Why Minnesota’s Iron Range Is Trump Country

GRAND RAPIDS, MI - OCTOBER 31: Republican presidential nominee Donald Trump addresses a campaign rally at the Deltaplex Arena October 31, 2016 in Grand Rapids, Michigan. With just eight days until the election, polls show a slight tightening in the race. (Photo by Chip Somodevilla/Getty Images)
Chip Somodevilla/Getty Images

Donald Trump is headed to northern Minnesota Wednesday night, a land where hope has been reborn and support for the President runs extremely high.

It’s a place that has been transformed by the Trump economic boom over the last two years. Where once there were shuttered mines and communities battered by job losses and factory closings, the Minnesota economy is now surging.

Minnesota businesses added 10,200 jobs in May, dropping the state’s seasonally adjusted unemployment rate to 3.1 percent. The mining and logging sector has grown by ten percent since the spring of 2016.  Manufacturing employment, which had stagnated for years, has added 5,000 jobs since Congress passed the Trump tax cuts. That’s a 2.5 percent rise in manufacturing employment in just five months.

This has had a big impact on Minnesota’s Iron Range, where Trump will make his speech in Duluth Wednesday. Back in March, 2016, the conventional wisdom was that it was game over, “lights out” for the Iron Range. Now, according to the Minnesota Star Tribune, “The taconite mines are back in action, factories are expanding and new stores and restaurants are popping up from Grand Rapids to Silver Bay.”

“A newfound optimism will greet President Donald Trump when he makes his first visit to northern Minnesota on Wednesday,” the Star Tribune reports.

A Star Tribune poll taken in January found that 70 percent of northern Minnesota’s residents approve of Trump’s handling of jobs and the economy.

Minnesota went for Democrat Hillary Clinton by the slimmest of margins in 2016, beating Trump by just 42,947 votes out of 2.7 million cast. She won just nine of counties out of Minnesota’s 87. Back in 2008, Barack Obama won 33 counties. Now Trump political supporters think they may have a chance at getting the state to vote for a Republican president, something that has only happened in three elections since 1932.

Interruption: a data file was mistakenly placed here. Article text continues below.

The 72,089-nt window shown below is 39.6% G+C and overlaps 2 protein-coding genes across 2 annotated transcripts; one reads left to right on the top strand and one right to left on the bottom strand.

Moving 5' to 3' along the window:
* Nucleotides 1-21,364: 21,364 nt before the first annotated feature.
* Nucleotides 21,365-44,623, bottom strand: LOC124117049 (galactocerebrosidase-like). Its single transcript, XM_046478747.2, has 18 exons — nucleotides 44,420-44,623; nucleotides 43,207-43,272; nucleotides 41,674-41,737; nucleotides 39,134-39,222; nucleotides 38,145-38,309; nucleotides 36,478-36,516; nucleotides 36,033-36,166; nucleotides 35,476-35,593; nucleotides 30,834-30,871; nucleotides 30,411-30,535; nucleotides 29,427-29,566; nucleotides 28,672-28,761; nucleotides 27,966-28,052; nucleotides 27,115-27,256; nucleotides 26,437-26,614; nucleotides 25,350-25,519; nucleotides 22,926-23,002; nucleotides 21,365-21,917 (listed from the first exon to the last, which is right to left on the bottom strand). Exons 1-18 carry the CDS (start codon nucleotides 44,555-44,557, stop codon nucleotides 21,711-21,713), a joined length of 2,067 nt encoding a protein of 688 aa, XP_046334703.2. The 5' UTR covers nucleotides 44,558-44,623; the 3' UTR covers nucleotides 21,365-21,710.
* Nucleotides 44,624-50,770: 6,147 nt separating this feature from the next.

It’s easy to see why so many Minnesotans have an affinity for Trump. The state has a long reputation of political independence and populism – a willingness to stand up against coastal elites. And manufacturing remains the heart of its economy, contributing $48.6 billion of the state’s gross domestic product. That makes manufacturing the largest private sector contributor to the state’s economy.

Manufacturing is also the third-largest jobs provider in the state, after the trade and transportation sector, education and healthcare, and the government. Perhaps more importantly, it is now the state’s most dynamic sector, adding more jobs than any other in 2018.

Canada has threatened to retaliate against the Trump administration’s steel and aluminum tariffs, including raising the duties on $264 million worth of Minnesota products beginning July 1. That is estimated to cost Minnesota around $35 million.

A big chunk of those duties would fall on taconite, an iron ore mined in the Iron Range that is used in steel production. Last year, around a third of Minnesota’s 40 million tons of taconite was purchased by Canadian customers, the Star Tribune reported.

That does not mean that the tariffs are unpopular in Minnesota generally or even in the Iron Range specifically. The tariffs are “being celebrated as a boost to the local taconite mines, which supply American steel mills,” the New York Times reports. In other words, what might be lost to Canadian exports could more than be made up for by the recovery of the U.S. steelmakers.

The United Steelworkers, which represents workers at the state’s major mining operations, supports Trump’s tariffs on China but said it opposes the tariffs on Canada.

Cliff Tobey, president of USW Local 2660, told the Star Tribune that Chinese dumping had idled U.S. Steel’s Keetac ore mine and taconite plant in Keewatin, Minn. Employees were out of work for 20 months.

The factory reopened last year after Donald Trump won the 2016 election.

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